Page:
I used the paint shop program on the computer, but used pixels instead of inches, but otherwise very similar to the way he mentioned above. I don't remember what my actual scale was, but I believe I either used one pixel to equal and inch, or 2 pixels to equal an inch... or something like that.

In my design phase, I already had a basic idea of how I wanted it to lay out, which pretty much fell in line with just about any motor home...living area up front, kitchen mid-forward, bath mid-rear, and bed in the back.

Since it's my intention to use this thing as a full time unit, and I live in a climate which can get below freezing several nights per winter and occassionally snow, I wanted to make sure it was fully 4 season capable. In as much, I added a cargo bay under the middle of the bus, and this is where I ran almost all the plumbing that had to either be exposed below or cross over from one side to the other. This way all the plumbing would be inside an enclosed area and easier to insulate and heat if necesary. It also minimized how much plumbing had to be routed around the bus, keeping everything basically central within the bus design...
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Old 07-18-2007, 11:57 PM   #7
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Re: designing floor plans do's and don'ts

kc10 I thought it might be you because his liscense plate was kc10rd
dale pretty simular
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Old 07-19-2007, 12:12 AM   #8
Skoolie
 
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Re: designing floor plans do's and don'ts

cliff I try to use the k.i.s.s. method myself keep it simple stupid. unfortunately the stupid part really refers to me
the plumbing wiring ect. is more important to me than the asthetics. Keeping everthing as close as possible really make sense to me. It also save $ and sense as well that the advice I'm really after.I too want to make four season as well don't know how much I really will use it all year round but want the option. I am going make it easy to drain and flush my plumbing for the winter though, been thinking about adding heat tape and insulation as well. I just don't want to make repairs everytime i turn around. I'm really going os! OFF SUBJECT.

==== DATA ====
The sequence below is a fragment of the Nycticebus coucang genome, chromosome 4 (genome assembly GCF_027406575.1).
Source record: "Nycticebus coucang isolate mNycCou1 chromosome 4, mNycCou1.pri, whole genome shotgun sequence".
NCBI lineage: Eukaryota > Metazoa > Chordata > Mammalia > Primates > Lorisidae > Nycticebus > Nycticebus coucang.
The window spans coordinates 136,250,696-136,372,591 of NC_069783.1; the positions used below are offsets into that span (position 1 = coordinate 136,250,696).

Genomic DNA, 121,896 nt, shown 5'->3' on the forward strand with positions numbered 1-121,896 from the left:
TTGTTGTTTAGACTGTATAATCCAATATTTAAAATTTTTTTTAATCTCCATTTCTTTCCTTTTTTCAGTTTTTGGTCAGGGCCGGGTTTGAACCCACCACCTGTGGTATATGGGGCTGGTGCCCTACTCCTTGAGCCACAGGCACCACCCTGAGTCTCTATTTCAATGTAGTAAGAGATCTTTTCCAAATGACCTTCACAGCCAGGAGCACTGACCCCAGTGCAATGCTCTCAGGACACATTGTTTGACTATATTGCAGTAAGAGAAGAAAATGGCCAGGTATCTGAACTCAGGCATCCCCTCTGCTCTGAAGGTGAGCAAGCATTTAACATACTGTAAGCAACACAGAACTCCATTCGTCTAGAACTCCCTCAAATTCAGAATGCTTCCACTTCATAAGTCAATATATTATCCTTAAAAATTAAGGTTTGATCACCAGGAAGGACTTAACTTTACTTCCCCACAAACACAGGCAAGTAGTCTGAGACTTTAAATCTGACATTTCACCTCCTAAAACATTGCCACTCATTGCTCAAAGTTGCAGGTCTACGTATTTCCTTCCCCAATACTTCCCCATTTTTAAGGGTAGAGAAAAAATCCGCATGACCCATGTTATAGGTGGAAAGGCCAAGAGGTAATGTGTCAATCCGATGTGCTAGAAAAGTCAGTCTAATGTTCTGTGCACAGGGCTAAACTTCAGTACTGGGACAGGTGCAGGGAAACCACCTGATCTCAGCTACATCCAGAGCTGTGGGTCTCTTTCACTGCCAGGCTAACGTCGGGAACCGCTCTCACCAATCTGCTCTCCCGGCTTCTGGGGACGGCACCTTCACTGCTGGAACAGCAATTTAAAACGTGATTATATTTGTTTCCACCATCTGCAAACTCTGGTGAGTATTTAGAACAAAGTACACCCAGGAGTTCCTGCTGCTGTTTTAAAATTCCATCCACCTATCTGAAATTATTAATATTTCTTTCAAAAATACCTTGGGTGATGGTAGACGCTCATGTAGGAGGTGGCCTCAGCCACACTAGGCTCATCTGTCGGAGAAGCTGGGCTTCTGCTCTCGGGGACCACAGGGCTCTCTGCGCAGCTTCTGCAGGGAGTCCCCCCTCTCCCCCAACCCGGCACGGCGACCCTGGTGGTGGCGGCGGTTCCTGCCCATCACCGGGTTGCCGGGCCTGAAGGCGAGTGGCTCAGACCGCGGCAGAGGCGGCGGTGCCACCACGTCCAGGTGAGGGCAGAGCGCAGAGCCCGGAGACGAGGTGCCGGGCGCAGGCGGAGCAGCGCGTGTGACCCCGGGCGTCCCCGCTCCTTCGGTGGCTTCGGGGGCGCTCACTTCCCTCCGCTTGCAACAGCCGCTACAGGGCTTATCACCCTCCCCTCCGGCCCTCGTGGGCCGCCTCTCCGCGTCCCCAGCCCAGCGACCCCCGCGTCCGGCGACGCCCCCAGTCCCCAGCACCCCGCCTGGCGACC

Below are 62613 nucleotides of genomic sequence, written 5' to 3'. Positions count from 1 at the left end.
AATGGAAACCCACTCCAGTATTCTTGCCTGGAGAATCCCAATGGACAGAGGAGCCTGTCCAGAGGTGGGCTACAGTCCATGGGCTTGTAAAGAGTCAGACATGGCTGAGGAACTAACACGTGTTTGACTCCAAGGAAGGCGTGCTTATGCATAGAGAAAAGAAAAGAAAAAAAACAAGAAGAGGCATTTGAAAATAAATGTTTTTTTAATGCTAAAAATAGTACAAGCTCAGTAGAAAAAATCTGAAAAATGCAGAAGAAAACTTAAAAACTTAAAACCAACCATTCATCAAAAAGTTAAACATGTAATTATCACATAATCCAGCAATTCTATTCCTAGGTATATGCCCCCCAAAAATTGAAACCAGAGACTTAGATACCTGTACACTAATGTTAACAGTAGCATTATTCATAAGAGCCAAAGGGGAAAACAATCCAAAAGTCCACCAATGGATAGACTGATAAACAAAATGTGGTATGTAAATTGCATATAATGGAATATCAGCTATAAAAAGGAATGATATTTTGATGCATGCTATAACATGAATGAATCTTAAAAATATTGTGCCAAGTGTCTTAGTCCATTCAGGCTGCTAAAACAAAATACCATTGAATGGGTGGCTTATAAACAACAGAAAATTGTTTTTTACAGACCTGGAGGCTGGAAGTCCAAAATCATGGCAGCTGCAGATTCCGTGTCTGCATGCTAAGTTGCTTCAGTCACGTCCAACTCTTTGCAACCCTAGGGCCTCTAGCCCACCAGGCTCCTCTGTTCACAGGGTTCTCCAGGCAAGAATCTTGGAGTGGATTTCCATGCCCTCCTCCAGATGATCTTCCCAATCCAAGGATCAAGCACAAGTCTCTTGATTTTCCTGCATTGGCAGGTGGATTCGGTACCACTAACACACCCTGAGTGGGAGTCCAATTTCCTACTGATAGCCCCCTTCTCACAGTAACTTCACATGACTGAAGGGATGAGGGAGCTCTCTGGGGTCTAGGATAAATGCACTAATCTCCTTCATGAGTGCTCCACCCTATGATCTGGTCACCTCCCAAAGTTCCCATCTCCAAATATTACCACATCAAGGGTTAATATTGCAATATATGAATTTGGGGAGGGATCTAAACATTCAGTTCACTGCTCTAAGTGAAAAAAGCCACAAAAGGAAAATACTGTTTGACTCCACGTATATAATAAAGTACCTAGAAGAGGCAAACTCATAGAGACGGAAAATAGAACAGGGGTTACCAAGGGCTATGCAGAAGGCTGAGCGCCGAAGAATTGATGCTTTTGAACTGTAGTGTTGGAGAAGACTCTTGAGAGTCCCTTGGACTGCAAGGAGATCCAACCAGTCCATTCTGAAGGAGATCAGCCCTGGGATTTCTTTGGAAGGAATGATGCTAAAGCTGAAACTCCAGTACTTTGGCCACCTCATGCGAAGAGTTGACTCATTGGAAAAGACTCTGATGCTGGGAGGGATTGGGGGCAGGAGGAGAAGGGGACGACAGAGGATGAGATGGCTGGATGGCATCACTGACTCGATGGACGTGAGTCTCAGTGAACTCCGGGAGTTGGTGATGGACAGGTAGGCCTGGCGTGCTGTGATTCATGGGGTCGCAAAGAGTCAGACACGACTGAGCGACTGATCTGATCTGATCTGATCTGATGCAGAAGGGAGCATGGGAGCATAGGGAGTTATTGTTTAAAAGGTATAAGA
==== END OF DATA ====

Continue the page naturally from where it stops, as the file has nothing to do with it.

i AM TRYING TO THINK OF ALL THE DETAILS BEFORE ASSEMBLY! That is why I want to hear what you did and loved and what you would do the next time different
thanks Dale
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Old 07-19-2007, 08:01 AM   #9
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Re: designing floor plans do's and don'ts

For a simple and very inexpensive CAD program I recommend 3-D Home architect ….for a measly $10.00 you can draw up as many plans as you want….
You can set your wall thickness at 2 inch which is a nice feature ,and it contains a library of furnishings and fixtures that are easily re-sized for rv specs….

Then for kicks you can do a 3-d walkthrough of your plans ….this is a nice feature because it allows you to see in a 3 dimensional sense what the finished interior will look like.
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Old 07-19-2007, 08:21 AM   #10
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Re: designing floor plans do's and don'ts

Here’s a tip I’ve learned in the working with floor plans stuff….make sure you take into account what’s underneath the bus too….this is especially important when you cutting holes through for your toilet flanges and other water ,propane and such lines….
I screwed upon that big time and sprained my wrist using a big hole-saw attachment to cut through the floor for the toilet flange ….I hit a steel cross member which was no fun….